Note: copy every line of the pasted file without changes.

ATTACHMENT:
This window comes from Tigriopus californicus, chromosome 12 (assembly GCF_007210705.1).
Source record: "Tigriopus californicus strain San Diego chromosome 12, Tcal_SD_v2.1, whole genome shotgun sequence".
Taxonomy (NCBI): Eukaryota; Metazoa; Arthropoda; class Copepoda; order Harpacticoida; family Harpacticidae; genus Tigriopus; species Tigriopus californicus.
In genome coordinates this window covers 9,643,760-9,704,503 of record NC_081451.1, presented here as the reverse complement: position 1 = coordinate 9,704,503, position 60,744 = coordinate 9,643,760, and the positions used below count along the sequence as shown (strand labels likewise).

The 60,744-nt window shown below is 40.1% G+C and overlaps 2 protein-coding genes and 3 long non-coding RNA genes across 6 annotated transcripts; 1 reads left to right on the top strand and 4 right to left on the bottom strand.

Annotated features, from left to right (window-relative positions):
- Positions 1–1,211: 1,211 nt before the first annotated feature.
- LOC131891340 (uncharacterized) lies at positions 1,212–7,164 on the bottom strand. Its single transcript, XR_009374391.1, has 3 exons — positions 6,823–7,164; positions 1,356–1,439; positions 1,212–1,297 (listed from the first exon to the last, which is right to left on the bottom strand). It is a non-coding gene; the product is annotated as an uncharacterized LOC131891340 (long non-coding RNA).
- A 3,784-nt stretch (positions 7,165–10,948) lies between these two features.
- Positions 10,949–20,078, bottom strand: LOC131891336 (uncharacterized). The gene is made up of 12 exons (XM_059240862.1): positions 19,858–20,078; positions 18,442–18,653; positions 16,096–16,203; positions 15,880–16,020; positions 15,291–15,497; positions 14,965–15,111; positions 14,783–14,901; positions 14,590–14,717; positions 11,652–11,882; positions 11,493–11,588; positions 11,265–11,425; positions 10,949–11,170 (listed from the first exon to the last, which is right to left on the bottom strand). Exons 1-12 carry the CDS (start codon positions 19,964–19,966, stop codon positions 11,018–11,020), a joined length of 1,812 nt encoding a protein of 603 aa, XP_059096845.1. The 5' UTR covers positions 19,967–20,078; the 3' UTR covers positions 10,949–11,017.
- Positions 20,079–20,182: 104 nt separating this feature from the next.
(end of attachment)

This window comes from Tigriopus californicus, chromosome 12 (assembly GCF_007210705.1).
Source record: "Tigriopus californicus strain San Diego chromosome 12, Tcal_SD_v2.1, whole genome shotgun sequence".
Taxonomy (NCBI): Eukaryota; Metazoa; Arthropoda; class Copepoda; order Harpacticoida; family Harpacticidae; genus Tigriopus; species Tigriopus californicus.
In genome coordinates this window covers 9,643,760-9,704,503 of record NC_081451.1, presented here as the reverse complement: position 1 = coordinate 9,704,503, position 60,744 = coordinate 9,643,760, and the positions used below count along the sequence as shown (strand labels likewise).

The 60,744-nt window shown below is 40.1% G+C and overlaps 2 protein-coding genes and 3 long non-coding RNA genes across 6 annotated transcripts; 1 reads left to right on the top strand and 4 right to left on the bottom strand.

Annotated features, from left to right (window-relative positions):
- Positions 1–1,211: 1,211 nt before the first annotated feature.
- LOC131891340 (uncharacterized) lies at positions 1,212–7,164 on the bottom strand. Its single transcript, XR_009374391.1, has 3 exons — positions 6,823–7,164; positions 1,356–1,439; positions 1,212–1,297 (listed from the first exon to the last, which is right to left on the bottom strand). It is a non-coding gene; the product is annotated as an uncharacterized LOC131891340 (long non-coding RNA).
- A 3,784-nt stretch (positions 7,165–10,948) lies between these two features.
- Positions 10,949–20,078, bottom strand: LOC131891336 (uncharacterized). The gene is made up of 12 exons (XM_059240862.1): positions 19,858–20,078; positions 18,442–18,653; positions 16,096–16,203; positions 15,880–16,020; positions 15,291–15,497; positions 14,965–15,111; positions 14,783–14,901; positions 14,590–14,717; positions 11,652–11,882; positions 11,493–11,588; positions 11,265–11,425; positions 10,949–11,170 (listed from the first exon to the last, which is right to left on the bottom strand). Exons 1-12 carry the CDS (start codon positions 19,964–19,966, stop codon positions 11,018–11,020), a joined length of 1,812 nt encoding a protein of 603 aa, XP_059096845.1. The 5' UTR covers positions 19,967–20,078; the 3' UTR covers positions 10,949–11,017.
- Positions 20,079–20,182: 104 nt separating this feature from the next.